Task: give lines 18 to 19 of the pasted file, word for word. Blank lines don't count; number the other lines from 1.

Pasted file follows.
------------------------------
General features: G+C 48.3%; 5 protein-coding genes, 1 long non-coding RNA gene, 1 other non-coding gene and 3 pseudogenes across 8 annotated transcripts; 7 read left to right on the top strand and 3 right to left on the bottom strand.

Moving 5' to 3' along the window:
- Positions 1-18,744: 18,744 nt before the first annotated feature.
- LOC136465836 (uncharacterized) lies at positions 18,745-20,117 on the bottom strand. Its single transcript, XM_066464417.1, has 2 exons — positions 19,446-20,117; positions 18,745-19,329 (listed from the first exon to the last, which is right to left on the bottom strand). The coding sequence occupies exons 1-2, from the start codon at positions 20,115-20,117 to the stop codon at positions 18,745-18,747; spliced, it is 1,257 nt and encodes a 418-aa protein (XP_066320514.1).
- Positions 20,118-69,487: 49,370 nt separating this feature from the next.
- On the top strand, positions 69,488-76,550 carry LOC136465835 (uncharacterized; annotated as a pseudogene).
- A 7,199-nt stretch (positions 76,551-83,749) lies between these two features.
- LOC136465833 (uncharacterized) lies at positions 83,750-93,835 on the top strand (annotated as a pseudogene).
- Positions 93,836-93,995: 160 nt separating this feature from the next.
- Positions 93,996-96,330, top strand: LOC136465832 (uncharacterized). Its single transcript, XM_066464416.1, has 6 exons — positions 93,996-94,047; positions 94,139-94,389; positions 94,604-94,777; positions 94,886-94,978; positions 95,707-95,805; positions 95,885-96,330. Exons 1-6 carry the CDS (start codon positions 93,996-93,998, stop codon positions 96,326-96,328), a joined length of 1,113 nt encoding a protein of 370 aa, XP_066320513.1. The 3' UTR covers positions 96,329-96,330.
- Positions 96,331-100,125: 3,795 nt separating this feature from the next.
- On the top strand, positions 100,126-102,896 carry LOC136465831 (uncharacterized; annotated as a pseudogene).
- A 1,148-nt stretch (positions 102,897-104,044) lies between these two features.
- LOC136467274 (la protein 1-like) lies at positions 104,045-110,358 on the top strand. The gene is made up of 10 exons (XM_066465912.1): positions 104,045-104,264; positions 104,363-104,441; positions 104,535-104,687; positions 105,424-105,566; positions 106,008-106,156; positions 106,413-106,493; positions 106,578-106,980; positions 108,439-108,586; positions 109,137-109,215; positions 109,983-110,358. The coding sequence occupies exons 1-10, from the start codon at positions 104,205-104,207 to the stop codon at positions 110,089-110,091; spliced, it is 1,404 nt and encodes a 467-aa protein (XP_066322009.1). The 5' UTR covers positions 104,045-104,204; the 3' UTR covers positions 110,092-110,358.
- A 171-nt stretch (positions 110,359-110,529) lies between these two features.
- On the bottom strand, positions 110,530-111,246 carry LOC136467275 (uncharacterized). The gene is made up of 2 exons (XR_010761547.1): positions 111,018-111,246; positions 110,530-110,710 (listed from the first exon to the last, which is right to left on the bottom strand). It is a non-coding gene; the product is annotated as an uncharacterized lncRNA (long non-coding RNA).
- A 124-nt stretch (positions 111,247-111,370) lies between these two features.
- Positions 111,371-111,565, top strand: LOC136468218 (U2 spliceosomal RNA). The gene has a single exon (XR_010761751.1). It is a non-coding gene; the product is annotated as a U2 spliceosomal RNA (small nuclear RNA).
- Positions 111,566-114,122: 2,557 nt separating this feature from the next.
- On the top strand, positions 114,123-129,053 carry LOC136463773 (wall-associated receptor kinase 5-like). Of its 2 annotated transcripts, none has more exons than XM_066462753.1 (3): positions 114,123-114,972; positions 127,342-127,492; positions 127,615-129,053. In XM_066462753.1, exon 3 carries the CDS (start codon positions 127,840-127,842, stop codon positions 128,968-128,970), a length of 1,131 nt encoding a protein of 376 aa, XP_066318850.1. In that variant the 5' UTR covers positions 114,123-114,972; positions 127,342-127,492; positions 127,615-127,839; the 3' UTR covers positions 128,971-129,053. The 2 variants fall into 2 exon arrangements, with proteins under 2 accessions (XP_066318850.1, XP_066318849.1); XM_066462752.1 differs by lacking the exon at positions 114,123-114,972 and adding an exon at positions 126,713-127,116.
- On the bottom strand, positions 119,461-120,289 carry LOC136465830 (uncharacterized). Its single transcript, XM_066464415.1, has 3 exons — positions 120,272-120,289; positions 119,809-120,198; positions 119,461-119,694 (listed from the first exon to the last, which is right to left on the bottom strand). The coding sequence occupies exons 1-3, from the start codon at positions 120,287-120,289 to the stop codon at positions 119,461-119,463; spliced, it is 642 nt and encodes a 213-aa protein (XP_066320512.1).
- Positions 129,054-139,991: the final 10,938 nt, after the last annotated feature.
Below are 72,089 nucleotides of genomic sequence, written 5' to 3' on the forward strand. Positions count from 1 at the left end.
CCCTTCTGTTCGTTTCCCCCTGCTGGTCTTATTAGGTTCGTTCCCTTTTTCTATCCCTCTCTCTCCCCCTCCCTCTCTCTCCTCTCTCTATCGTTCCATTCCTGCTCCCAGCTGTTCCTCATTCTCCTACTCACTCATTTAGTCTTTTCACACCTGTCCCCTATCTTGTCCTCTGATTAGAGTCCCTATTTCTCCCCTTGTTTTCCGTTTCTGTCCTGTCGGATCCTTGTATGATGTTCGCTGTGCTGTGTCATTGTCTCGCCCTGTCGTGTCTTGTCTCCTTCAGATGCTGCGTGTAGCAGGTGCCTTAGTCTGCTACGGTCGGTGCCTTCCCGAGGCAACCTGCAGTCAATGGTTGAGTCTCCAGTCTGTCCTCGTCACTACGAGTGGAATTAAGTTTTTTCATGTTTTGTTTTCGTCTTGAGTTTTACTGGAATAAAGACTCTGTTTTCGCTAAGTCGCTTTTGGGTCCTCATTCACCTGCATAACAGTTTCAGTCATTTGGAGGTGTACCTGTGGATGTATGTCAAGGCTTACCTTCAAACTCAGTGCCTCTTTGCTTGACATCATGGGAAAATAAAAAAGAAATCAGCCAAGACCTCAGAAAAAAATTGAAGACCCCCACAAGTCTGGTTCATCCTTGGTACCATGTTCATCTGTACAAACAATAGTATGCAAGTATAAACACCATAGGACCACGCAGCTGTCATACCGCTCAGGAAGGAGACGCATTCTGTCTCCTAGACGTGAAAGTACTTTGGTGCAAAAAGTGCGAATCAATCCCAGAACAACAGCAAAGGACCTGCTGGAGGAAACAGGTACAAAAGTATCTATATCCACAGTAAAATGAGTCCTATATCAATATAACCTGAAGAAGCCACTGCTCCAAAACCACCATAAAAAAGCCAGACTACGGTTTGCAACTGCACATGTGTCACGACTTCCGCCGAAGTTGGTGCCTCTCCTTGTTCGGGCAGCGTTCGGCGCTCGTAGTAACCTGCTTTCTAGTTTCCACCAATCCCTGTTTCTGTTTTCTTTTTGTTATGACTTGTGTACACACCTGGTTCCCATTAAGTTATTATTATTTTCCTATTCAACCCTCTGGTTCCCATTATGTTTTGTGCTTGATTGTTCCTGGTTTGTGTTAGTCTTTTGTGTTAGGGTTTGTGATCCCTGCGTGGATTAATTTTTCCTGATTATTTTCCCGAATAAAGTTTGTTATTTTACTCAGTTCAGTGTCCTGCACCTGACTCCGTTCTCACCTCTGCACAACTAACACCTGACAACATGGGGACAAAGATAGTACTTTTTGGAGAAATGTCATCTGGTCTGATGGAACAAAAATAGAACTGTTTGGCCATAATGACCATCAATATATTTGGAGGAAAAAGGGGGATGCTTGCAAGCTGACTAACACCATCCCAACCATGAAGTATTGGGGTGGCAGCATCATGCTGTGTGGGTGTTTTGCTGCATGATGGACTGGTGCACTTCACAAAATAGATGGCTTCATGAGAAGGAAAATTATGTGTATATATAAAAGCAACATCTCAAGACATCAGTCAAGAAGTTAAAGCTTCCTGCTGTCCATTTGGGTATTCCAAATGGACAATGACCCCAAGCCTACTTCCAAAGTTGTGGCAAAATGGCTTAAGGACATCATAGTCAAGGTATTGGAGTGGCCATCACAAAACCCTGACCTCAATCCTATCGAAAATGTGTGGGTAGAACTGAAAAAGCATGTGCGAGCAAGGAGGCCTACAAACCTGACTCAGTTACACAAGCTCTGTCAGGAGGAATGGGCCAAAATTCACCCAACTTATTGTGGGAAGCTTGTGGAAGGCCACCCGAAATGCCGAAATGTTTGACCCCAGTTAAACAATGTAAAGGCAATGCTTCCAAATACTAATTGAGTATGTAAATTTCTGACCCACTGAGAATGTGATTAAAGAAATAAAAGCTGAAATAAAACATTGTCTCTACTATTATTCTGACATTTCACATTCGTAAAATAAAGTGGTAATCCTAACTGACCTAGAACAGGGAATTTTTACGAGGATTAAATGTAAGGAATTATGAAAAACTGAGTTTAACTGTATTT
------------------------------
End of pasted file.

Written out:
- Positions 111,371-111,565, top strand: LOC136468218 (U2 spliceosomal RNA). The gene has a single exon (XR_010761751.1). It is a non-coding gene; the product is annotated as a U2 spliceosomal RNA (small nuclear RNA).
- Positions 111,566-114,122: 2,557 nt separating this feature from the next.